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The best wood for cooking and how it affects the flavour of your cooking

Do you know the difference between hardwood and softwood? Hardwoods are any broad-leafed, deciduous trees, such as Beech and Elm, while softwoods are conifers including Cedar and Fir.

When it comes to burning wood in stoves or ovens, hardwood is better than softwood as it burns slower. The density of softwood is also around half that of hardwood, which results in it burning twice as fast – meaning you’ll need twice as much!

Alder Produces poor heat output and it does not last well.
Apple A very good wood that burns slow and steady when dry, it has small flame size, and does not produce sparking or spitting.
Ash Reckoned by many to be one of best woods for burning, it produces a steady flame and good heat output. It can be burnt when green but like all woods, it burns best when dry.
Beech Burns very much like ash, but does not burn well when green.
Birch Produces good heat output but it does burn quickly. It can be burnt unseasoned, however the sap can cause deposits to form in the flue with prolonged use.
Cedar This is a good burning wood that produces a consistent and long heat output. It burns with a small flame, but does tend to crackle and spit and the sap can cause deposits to form in the flue with prolonged use.
Cherry This is a slow to burn wood that produces a good heat output. Cherry needs to be seasoned well.
Chestnut A poor burning wood that produces a small flame and poor heat output.
Firs (Douglas etc) A poor burning wood that produces a small flame and poor heat output and the sap can cause deposits to form in the flue with prolonged use.
Elm This is a wood that can follow several burn patterns because of high moisture content, it should be dried for two years for best results. Elm is slow to get going and it may be necessary to use a better burning wood to start it off. Splitting of logs should be done early.
Eucalyptus This is a fast burning wood. The sap can cause deposits to form in the flue and can increase the risk of a chimney fire if burned unseasoned.
Hawthorn This is a good traditional firewood that has a slow burn with good heat output.
Hazel This is a good but fast burning wood and produces best results when allowed to season.
Holly This is a fast burning wood that produces good flame but poor heat output. Holly will burn green, but best dried for a minimum of a year.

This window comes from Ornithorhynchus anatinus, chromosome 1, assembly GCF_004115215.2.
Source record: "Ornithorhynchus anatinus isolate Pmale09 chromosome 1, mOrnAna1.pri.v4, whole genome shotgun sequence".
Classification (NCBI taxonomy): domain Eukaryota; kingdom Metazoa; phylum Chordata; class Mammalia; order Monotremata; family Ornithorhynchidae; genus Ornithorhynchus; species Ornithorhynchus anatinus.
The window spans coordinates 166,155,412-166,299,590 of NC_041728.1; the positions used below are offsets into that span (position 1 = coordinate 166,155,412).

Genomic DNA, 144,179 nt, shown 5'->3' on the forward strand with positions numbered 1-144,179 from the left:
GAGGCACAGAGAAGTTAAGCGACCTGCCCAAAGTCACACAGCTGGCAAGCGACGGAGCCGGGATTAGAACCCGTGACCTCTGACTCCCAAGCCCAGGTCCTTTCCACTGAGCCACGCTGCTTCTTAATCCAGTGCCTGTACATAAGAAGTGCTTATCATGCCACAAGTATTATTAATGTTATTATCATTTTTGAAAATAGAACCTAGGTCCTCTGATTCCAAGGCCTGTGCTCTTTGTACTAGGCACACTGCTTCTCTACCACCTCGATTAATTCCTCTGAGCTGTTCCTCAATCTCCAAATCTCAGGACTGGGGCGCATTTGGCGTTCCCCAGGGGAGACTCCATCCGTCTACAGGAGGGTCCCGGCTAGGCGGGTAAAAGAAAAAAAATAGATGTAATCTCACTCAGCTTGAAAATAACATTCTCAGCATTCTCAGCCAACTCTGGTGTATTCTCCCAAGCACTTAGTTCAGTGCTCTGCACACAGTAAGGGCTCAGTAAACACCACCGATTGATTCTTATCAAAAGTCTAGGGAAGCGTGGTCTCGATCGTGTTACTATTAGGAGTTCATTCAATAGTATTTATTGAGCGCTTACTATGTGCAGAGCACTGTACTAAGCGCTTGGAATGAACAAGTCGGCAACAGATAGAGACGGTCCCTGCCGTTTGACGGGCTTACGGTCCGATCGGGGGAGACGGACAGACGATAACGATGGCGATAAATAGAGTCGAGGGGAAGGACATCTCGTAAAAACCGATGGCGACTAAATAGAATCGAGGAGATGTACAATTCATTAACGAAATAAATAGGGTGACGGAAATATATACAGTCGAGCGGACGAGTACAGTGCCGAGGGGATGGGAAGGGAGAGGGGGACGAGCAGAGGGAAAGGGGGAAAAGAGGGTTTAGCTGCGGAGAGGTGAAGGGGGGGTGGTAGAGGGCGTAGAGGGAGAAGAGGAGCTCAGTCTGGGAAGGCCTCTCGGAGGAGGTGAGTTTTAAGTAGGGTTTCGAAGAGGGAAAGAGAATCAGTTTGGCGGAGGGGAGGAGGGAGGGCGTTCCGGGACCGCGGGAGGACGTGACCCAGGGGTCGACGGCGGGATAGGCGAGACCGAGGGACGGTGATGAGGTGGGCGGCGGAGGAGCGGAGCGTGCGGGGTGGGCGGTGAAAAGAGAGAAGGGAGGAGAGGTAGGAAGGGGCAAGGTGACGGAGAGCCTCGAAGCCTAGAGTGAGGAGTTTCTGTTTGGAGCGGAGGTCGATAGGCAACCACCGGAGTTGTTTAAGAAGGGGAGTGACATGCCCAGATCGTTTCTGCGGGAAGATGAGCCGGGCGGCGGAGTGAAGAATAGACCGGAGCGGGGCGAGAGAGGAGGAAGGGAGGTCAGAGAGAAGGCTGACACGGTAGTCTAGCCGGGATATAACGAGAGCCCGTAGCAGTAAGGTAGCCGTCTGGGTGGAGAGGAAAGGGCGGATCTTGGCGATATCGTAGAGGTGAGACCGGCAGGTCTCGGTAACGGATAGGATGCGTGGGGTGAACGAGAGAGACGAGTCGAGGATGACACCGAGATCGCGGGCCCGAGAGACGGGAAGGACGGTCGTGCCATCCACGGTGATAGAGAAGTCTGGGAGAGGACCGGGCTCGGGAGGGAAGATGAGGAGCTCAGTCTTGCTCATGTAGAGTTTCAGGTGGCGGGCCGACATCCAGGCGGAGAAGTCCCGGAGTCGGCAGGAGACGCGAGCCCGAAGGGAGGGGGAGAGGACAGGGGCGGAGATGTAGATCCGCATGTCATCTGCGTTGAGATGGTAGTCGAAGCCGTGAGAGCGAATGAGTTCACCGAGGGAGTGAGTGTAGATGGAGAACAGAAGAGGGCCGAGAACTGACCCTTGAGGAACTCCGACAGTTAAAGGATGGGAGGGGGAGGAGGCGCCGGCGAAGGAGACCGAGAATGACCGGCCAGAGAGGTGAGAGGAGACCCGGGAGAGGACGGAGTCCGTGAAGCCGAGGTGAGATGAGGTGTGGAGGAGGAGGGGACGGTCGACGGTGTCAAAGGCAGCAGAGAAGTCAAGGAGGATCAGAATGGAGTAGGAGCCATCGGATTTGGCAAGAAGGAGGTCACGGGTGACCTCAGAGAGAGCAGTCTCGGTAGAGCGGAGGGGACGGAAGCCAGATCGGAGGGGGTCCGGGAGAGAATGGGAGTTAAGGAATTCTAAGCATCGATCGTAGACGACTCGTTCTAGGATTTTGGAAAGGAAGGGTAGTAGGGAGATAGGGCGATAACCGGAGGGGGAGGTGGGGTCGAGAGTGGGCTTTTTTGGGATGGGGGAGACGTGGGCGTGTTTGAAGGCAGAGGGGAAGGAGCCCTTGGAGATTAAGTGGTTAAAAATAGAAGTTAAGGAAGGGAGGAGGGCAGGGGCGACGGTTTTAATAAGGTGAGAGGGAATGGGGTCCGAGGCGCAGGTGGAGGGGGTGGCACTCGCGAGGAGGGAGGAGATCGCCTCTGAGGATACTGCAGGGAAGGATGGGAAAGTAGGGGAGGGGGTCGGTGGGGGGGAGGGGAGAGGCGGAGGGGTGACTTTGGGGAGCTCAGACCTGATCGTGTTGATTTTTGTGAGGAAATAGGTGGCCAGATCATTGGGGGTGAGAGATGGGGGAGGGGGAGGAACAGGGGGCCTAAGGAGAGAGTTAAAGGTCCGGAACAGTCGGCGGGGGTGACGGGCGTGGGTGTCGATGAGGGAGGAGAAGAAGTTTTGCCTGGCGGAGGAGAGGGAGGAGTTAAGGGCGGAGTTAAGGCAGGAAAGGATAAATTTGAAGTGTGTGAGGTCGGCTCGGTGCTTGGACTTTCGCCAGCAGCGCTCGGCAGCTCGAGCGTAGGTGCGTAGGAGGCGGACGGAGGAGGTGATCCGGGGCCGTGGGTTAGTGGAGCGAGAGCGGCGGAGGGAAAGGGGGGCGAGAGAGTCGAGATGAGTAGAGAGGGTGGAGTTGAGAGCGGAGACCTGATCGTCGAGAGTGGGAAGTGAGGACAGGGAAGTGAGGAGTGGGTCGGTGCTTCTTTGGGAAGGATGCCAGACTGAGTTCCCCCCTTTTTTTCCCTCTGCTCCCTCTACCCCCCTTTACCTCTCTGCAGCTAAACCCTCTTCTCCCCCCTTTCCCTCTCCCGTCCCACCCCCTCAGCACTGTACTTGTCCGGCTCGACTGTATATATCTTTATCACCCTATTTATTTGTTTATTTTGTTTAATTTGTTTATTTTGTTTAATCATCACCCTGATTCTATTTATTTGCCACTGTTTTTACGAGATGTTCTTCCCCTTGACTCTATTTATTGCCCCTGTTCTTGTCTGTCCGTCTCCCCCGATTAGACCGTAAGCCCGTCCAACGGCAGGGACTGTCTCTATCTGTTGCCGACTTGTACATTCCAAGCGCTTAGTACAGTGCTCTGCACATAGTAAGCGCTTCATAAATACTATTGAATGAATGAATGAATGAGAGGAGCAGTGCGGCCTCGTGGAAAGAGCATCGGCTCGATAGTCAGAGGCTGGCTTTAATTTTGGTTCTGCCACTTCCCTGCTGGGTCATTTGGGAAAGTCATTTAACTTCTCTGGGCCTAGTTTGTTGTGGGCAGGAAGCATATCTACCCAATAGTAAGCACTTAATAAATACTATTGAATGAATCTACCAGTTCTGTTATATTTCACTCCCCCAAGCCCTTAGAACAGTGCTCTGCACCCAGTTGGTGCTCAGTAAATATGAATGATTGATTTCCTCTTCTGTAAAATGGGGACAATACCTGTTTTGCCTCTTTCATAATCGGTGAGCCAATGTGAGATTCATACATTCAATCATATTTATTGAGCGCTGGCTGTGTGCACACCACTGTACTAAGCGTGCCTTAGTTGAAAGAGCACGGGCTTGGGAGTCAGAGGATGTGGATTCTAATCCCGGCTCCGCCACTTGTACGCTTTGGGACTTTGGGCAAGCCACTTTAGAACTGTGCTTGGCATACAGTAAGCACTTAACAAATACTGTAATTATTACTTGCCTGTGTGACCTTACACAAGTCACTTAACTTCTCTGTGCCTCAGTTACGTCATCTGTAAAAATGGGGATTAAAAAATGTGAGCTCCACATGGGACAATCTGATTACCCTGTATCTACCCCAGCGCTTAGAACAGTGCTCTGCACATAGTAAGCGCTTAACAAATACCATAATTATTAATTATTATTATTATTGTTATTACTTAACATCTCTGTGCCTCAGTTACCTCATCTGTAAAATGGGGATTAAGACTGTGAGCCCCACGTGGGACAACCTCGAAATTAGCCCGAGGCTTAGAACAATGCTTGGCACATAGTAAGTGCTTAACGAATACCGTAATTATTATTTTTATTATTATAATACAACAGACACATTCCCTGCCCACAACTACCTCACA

Hornbeam A good burning wood that burns similar to beech, slow burn with a good heat output.
Horse Chestnut A good wood for burning in wood stoves but not for open fires as it does tend to spit a lot. It does however produce a good flame and heat output.
Laburnum A very smokey wood with a poor burn.
Larch Produces a reasonable heat output, but it needs to be well seasoned. The sap can cause deposits to form in the flue with prolonged use.
Laurel Burns with a good flame but only reasonable heat output. It needs to be well seasoned.
Lilac Its smaller branches are good to use as kindling, the wood itself burns well with a good flame.
Maple This is a good burning wood that produces good flame and heat output.
Oak Because of its density, oak produces a small flame and very slow burn, it is best when seasoned for a minimum of two years as it is a wood that requires time to season well.
Pear Burns well with good heat output, however it does need to be seasoned well.
Pine (Including Leylandii) Burns with a good flame, but the resin sap can cause deposits to form in the flue and can increase the risk of a chimney fire must be well seasoned.
Plum A good burning wood that produces good heat output.
Poplar A very smokey wood with a poor burn.
Rowan Is This is a good burning wood that has a slow burn with good heat output.
Robinia (Acacia) This is a good burning wood that has a slow burn with good heat output. It does produce an acrid and dense smoke but this is of course not a problem in a stove.
Spruce Produces a poor heat output and it does not last well.
Sycamore Produces a good flame, but with only moderate heat output. Should only be used well-seasoned.
Sweet Chestnut The wood burns ok when well-seasoned but it does tend to spit a lot. This is of course not a problem in a stove.
Thorn This is one of the best woods for burning. It produces a steady flame and very good heat output, and produces very little smoke.
Willow A poor fire wood that does not burn well even when seasoned.
Yew A good burning wood as it has a slow burn, and produces a very good heat output.

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